“The Irish are the blacks of Europe”
In the ongoing search for the perfect recipe for a West End musical, The Commitments has done better than most since opening last October. Here, a hot-shot director (Jamie Lloyd) has been mixed with material that has already been a book and a film (written by Roddy Doyle, directed by Alan Parker) and tinkers with the jukebox format (using iconic US soul classics) to create an engaging piece of entertainment. The main surprise comes with how little story there actually is – the premise is simply that young gun Jimmy Rabbitte decides to put a band together and that is pretty much it.
So in place of narrative twists and turns, we get the slick movement of Soutra Gilmour’s ingeniously inventive set design; instead of depth of character, there’s a wide-ranging songbook which gives everyone a turn on the mike or a chance to rock out a solo and thus express themselves through music. It’s a curious interpretation which takes a little time to really gel, the opening 20 minutes or so struggles to make its mark as there’s little music and the surprising thinness of Doyle’s writing is at its most exposed – for all the time Jimmy spends in his house, his ma gets an appallingly small amount to say.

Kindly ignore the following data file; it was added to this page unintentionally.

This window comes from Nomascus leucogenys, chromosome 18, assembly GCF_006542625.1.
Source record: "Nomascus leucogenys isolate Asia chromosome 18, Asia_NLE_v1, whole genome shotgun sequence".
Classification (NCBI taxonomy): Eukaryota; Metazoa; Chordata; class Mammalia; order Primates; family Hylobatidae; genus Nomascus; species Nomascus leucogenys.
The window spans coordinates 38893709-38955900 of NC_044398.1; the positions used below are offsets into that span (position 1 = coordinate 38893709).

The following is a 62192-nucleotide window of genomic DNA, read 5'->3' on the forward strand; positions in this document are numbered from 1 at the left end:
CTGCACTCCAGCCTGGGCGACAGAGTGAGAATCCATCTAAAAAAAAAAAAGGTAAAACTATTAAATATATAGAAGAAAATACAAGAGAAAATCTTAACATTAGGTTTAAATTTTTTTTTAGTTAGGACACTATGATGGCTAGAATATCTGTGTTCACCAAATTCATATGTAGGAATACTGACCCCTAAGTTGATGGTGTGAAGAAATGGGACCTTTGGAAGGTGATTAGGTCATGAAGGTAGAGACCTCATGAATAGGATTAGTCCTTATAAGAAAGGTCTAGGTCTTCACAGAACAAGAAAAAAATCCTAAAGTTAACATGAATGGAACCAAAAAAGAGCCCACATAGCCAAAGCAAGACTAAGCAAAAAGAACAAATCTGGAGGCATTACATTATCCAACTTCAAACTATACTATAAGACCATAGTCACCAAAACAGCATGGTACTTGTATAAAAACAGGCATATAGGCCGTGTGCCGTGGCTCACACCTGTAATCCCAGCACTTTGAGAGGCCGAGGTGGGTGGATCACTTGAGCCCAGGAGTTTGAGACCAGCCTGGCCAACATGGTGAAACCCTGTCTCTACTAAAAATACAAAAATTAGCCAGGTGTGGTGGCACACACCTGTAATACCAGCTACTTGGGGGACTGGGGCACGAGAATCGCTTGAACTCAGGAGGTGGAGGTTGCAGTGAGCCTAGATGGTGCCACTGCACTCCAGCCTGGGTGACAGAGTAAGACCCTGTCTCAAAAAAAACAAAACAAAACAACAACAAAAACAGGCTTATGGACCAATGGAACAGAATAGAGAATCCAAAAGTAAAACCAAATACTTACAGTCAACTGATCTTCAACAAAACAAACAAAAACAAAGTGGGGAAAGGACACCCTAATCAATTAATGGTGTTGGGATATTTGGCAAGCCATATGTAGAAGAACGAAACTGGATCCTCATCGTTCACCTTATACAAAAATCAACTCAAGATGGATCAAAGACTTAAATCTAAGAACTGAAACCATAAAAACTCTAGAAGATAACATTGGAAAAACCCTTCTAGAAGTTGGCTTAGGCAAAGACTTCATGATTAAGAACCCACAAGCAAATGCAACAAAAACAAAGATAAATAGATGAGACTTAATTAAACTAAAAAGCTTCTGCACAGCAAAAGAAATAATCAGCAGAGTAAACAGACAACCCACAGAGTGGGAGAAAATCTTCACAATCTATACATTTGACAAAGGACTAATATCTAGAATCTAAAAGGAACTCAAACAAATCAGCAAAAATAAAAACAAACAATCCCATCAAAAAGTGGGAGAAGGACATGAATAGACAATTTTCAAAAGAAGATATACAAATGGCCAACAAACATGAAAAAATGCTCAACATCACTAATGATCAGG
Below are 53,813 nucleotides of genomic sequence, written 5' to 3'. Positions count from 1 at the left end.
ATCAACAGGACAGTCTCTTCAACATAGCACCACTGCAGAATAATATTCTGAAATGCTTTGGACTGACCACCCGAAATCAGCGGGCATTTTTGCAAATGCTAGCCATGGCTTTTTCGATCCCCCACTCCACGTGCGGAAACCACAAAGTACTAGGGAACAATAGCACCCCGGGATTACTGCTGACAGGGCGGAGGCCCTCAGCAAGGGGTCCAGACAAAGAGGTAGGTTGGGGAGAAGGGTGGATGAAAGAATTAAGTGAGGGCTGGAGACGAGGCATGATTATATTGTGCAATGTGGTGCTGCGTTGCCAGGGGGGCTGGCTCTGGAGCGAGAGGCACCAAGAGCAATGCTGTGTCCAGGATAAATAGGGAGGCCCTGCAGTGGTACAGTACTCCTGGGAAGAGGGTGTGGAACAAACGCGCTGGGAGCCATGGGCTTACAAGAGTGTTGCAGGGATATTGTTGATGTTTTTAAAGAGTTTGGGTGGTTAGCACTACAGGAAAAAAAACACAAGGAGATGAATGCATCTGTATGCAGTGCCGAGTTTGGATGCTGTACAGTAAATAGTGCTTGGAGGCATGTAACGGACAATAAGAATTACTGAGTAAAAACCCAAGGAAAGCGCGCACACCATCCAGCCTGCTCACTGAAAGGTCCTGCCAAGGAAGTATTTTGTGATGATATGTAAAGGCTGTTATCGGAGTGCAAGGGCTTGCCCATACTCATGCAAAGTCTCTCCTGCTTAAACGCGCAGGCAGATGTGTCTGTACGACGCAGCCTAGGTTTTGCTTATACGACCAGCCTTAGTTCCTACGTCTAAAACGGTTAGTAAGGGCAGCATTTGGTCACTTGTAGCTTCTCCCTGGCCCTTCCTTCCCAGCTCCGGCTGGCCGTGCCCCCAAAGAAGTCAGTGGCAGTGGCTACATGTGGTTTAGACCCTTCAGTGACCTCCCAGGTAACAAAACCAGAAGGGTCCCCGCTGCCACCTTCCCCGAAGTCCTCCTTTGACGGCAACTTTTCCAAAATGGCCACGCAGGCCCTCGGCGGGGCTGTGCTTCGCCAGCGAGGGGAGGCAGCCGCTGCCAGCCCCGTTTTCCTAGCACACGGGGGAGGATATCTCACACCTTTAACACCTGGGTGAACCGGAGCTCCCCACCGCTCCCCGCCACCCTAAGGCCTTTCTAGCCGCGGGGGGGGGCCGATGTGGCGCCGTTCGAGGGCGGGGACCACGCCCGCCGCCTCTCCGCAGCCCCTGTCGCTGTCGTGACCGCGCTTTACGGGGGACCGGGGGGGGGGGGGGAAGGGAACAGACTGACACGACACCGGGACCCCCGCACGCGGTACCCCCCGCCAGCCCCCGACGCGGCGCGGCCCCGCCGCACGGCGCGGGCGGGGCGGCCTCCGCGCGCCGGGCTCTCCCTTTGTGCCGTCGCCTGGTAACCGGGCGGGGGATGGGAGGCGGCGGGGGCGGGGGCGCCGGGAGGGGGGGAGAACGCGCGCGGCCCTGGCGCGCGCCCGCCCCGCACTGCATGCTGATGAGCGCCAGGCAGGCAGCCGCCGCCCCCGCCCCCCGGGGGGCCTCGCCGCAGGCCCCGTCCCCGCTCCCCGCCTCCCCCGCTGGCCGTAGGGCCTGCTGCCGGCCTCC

But then as the band starts to come together, the show begins to work as Lloyd brilliantly conceives a montage scene showing them all separately learning their parts to ‘You Just Keep Me Hangin’ On’ and finally cohering into something halfway decent. And from then on, it never looks back. Performance follows sterling performance, with various bickering matches punctuating the band’s progress as we build towards the inevitable mini-concert that forms the climax and whilst it may initially seem a little cynically engineered to get us on our feet, the joyous rapture of music such as this is irresistible.
And performed with such gusto as it is here, it is hard not to let a smile cross the face and just join in with the clapping and dancing around you. Killian Donnelly is sensational as the idiosyncratic lead singer Deco whose voice only just overcomes his challenging personality, Ben Fox’s guru-like Joey blesses the band with his soi-disant experience and undoubtable horn skills, Stephanie McKeon’s Natalie has a glorious vocal presence, the list really does go on. Denis Grindel as Jimmy deserves special mention though as the one struggling to hold it altogether.
There’s a time and a place for most things in this world and whilst some may sneer at the crowd-pleasing ambitions of such a show, to deny its swaggering charm and infectious enthusiasm seems to miss the point that theatre can sometimes just be good fun. And really, what other show is there that tells the truth about belly button fluff?